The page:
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How To Let Go Of Road Rage

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Whether you experience anger while driving or are on the receiving end of some other person’s aggression, road rage can be a big problem. Not only does driving while in a fury make people upset, but it can also cause accidents. Understanding how to curb road rage can make driving enjoyable, instead of a nightmare.

The right frame of mind

Studies show that people often experience what they think they will. Therefore, if you get into your car expecting to undergo a fraught journey in which you encounter bad drivers who make you mad, that is exactly what is likely to happen. Change your expectations however, and you leave yourself open to the possibility of seeing things differently. Instead of looking for troublesome experiences, you can focus more on enjoying driving.

Calming exercises

While it is probably not a good idea to practice deep relaxation when driving, as you need to remain alert to drive safely, arming yourself with methods of achieving calm can still be useful. There are many ways to achieve a sense of peace when driving.

Counting to ten when you feel your temper rising can give you time to calm down and whatever is bothering you to end. Most things that send you into a rage are likely to pass in a matter of seconds. If, however, a longer period of feeling agitated is on the cards, consider making counting to ten last longer by adding a peaceful word after each number. For example, “one, gentle, two, relax.”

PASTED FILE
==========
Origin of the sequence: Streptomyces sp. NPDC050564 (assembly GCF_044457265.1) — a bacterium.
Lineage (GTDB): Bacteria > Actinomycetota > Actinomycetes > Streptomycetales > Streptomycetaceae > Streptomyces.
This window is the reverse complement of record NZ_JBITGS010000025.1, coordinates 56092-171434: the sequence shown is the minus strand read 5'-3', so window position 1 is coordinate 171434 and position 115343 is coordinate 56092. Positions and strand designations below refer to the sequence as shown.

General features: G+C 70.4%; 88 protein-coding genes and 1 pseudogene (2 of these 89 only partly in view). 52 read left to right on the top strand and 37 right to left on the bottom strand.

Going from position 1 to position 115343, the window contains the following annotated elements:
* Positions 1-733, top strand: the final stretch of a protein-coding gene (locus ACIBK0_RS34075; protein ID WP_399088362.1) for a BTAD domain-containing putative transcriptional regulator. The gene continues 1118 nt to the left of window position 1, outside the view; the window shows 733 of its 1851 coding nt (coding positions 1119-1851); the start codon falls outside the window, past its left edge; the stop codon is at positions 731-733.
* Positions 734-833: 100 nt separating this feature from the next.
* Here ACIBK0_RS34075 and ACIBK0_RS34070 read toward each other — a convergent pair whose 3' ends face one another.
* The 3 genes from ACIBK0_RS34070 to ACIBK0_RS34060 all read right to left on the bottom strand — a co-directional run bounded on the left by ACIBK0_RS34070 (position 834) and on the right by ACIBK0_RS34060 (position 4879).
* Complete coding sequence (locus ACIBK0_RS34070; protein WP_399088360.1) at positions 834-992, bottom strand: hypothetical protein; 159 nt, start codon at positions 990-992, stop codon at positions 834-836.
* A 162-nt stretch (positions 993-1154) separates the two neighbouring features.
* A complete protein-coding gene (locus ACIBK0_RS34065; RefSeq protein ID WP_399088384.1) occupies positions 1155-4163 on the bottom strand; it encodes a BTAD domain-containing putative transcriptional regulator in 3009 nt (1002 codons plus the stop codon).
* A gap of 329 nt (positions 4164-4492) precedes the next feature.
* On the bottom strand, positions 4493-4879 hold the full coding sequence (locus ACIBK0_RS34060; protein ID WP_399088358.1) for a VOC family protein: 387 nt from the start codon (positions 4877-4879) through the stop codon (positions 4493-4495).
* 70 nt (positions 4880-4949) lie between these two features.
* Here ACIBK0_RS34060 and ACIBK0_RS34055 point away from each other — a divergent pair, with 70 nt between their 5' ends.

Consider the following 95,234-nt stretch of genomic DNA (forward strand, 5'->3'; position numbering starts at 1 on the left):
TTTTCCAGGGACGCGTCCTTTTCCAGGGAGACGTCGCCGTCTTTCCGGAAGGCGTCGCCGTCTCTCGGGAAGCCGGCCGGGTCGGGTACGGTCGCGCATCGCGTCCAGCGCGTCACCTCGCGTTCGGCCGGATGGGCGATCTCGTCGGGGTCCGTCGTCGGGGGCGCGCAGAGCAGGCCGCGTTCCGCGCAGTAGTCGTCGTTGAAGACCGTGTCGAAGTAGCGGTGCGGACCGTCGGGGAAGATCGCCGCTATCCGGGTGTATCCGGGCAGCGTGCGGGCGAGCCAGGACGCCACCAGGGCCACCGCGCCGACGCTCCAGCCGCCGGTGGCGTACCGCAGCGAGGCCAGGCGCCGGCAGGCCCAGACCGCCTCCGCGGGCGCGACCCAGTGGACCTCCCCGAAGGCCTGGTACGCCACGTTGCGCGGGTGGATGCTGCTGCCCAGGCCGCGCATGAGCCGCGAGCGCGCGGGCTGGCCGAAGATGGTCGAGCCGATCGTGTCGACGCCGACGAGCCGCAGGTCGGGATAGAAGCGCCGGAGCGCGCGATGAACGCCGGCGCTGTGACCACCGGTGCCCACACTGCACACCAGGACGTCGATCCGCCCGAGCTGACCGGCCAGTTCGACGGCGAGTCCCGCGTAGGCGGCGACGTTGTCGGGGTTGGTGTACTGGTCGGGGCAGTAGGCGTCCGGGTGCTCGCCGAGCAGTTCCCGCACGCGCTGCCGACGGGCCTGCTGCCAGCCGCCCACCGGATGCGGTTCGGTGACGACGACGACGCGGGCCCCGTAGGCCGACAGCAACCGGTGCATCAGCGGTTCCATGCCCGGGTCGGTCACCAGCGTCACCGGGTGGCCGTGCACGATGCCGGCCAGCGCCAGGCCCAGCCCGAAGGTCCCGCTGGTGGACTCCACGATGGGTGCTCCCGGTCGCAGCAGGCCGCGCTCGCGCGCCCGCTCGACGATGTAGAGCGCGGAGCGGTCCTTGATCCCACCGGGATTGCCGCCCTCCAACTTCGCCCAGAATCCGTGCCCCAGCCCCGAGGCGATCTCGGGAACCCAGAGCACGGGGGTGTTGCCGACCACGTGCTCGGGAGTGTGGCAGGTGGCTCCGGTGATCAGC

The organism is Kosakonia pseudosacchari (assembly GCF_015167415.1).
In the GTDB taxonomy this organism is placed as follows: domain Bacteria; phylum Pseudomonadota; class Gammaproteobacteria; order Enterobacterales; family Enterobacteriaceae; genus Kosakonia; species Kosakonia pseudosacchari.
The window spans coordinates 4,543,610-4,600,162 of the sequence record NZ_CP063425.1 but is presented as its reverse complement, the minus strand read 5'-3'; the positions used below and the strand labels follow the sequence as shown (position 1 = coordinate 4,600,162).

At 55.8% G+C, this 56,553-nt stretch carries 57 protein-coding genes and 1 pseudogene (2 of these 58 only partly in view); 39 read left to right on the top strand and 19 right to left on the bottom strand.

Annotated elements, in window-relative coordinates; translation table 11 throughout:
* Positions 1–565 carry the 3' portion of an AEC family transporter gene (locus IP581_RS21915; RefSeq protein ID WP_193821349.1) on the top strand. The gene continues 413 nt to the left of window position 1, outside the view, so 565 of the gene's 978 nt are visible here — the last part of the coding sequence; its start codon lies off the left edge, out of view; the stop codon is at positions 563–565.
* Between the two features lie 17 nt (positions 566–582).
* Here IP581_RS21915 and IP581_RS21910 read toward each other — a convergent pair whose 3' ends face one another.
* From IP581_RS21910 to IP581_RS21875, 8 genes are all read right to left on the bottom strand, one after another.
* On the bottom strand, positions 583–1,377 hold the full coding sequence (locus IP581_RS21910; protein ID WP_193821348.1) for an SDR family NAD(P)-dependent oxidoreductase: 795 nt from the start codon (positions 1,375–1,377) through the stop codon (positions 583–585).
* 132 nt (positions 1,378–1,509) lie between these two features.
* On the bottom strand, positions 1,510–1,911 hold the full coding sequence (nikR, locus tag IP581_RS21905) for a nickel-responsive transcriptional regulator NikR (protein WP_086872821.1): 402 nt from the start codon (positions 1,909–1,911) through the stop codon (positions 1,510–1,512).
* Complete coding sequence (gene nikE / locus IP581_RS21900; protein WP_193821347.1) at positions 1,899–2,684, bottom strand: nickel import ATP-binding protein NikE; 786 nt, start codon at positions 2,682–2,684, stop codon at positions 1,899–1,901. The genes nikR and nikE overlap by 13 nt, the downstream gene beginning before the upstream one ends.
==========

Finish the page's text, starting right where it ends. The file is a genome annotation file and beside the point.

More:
Another beneficial calming exercise is to count your blessings rather than numbers. It is hard to be terribly angry when you remember the things you are grateful for and think about people you love.

Environment

While you are driving, the inside of your car is the main environment you experience. By making sure your car in not cluttered, is clean and smells delightful, you can reduce your stress when driving. Filling your car with a scent that makes you feel good can help put you in a good mood. For example, if drinking a cup of coffee usually helps you feel relieved of anxiety, try keeping some freshly ground coffee beans in your car to stimulate peaceful feelings.

Self-control

If a bad driver is annoying you or driving recklessly, and thus endangering you, you may feel justified in ranting and raving at them. Most likely, in such a situation, you will see them as having made you become angry. However, it is important to remember that how you respond to other people, even when they are behaving idiotically, is a choice. No one has the ability to make you feel anything or behave in a particular way. They may push emotional buttons you already have, but you still have the ability to decide how to respond.

It can be useful to go through potentially frustrating situations you could experience while driving before you get into your car. Thinking of alternative responses to getting angry will help provide choices from which to select if a real situation like the imagined one occurs on the road. For example, if the driver behind you blinds you with the full beam of their cars headlights, previously you may have started waving your arms, shouting and making aggressive gestures at them. Alternative responses to choose from would be pulling over and letting them pass or slowing down so they overtake. Either option would be better than getting furious and behaving aggressively.

As a driver, you will sometimes encounter other road users who upset you. This is inevitable. However, by, altering your expectations, managing your reactions, making your car’s interior peaceful and utilizing calming exercises your road rage can become a thing of the past.

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